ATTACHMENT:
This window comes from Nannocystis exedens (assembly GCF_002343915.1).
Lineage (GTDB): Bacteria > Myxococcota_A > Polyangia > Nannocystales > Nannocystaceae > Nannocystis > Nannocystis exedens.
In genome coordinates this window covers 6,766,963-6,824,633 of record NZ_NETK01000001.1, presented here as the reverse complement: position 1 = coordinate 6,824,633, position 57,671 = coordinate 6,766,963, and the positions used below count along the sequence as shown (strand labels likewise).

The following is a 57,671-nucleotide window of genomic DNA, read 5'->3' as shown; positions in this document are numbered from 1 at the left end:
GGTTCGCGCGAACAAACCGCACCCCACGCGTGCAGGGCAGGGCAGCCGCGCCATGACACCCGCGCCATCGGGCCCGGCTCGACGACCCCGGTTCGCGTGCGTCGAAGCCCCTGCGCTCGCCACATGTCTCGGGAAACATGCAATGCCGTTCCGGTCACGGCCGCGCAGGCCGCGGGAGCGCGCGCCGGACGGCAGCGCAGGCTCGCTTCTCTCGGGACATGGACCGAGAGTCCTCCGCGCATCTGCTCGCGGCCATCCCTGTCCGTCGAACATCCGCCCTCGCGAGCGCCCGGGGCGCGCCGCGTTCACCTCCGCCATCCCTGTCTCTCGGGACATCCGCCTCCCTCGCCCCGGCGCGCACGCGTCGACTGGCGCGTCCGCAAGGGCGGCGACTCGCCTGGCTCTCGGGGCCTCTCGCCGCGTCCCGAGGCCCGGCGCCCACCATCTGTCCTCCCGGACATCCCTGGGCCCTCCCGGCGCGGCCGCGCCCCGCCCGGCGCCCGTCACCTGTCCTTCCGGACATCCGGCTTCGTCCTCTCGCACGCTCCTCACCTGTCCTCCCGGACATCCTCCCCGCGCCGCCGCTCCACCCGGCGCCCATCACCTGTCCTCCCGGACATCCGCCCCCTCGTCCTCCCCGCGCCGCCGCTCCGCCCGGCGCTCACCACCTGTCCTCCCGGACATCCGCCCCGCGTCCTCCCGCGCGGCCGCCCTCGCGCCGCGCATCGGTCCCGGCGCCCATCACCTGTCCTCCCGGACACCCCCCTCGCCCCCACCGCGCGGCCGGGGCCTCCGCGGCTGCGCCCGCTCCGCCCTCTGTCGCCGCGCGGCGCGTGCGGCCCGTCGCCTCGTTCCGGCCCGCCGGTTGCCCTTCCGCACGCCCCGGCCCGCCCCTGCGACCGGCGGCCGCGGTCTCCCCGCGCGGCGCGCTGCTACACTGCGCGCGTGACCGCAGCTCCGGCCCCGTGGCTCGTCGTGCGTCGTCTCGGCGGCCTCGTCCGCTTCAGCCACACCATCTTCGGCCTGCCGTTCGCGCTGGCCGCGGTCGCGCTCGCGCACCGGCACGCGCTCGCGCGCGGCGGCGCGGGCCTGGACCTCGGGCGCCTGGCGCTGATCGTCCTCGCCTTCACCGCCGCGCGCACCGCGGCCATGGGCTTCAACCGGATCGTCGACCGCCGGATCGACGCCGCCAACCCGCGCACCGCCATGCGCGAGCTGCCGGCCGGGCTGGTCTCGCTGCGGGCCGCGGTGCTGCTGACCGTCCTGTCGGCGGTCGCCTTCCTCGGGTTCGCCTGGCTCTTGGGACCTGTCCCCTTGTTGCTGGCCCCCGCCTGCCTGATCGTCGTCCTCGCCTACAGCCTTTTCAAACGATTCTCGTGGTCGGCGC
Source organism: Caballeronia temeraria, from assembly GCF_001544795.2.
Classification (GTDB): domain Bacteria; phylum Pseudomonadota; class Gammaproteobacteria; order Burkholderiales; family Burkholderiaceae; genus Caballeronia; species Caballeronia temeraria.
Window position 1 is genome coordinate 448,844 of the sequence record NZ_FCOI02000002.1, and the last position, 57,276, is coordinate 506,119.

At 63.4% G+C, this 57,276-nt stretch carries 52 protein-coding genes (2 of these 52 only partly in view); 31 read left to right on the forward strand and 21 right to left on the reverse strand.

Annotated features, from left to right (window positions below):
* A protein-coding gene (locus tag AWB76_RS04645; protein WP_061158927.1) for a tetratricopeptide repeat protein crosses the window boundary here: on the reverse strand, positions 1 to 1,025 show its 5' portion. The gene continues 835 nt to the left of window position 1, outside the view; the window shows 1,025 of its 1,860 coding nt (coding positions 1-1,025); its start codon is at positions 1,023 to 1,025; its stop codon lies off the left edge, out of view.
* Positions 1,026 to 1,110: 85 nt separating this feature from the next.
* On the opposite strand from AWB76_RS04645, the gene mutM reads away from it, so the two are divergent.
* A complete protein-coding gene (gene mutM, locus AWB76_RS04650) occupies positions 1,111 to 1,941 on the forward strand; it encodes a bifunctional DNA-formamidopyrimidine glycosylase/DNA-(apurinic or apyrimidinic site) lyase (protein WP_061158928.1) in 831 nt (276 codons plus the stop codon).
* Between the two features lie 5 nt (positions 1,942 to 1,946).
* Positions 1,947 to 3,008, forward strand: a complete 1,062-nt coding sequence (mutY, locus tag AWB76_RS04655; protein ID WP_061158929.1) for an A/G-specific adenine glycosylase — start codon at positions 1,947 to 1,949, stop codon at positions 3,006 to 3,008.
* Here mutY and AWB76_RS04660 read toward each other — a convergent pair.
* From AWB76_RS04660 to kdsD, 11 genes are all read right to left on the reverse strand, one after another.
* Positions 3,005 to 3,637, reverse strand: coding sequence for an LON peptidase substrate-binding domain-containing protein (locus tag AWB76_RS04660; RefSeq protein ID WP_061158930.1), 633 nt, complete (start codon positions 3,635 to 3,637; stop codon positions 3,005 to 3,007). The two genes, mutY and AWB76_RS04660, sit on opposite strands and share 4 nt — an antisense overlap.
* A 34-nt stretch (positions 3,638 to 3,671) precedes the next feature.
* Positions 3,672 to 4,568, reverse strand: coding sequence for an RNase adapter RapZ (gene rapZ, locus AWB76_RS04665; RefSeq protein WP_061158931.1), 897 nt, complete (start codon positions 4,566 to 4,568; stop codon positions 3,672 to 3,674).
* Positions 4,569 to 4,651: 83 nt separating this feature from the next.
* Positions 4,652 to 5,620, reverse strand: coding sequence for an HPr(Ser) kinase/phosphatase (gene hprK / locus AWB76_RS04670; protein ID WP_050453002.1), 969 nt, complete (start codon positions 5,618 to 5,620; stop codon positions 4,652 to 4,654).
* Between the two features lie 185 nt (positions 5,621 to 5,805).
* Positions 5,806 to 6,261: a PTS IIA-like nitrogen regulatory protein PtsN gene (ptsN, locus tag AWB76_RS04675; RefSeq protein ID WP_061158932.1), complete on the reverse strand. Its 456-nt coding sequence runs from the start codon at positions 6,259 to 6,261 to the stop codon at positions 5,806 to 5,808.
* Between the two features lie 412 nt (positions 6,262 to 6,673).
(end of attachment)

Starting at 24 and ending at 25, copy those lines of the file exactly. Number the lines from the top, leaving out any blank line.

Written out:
* Between the two features lie 185 nt (positions 5,621 to 5,805).
* Positions 5,806 to 6,261: a PTS IIA-like nitrogen regulatory protein PtsN gene (ptsN, locus tag AWB76_RS04675; RefSeq protein ID WP_061158932.1), complete on the reverse strand. Its 456-nt coding sequence runs from the start codon at positions 6,259 to 6,261 to the stop codon at positions 5,806 to 5,808.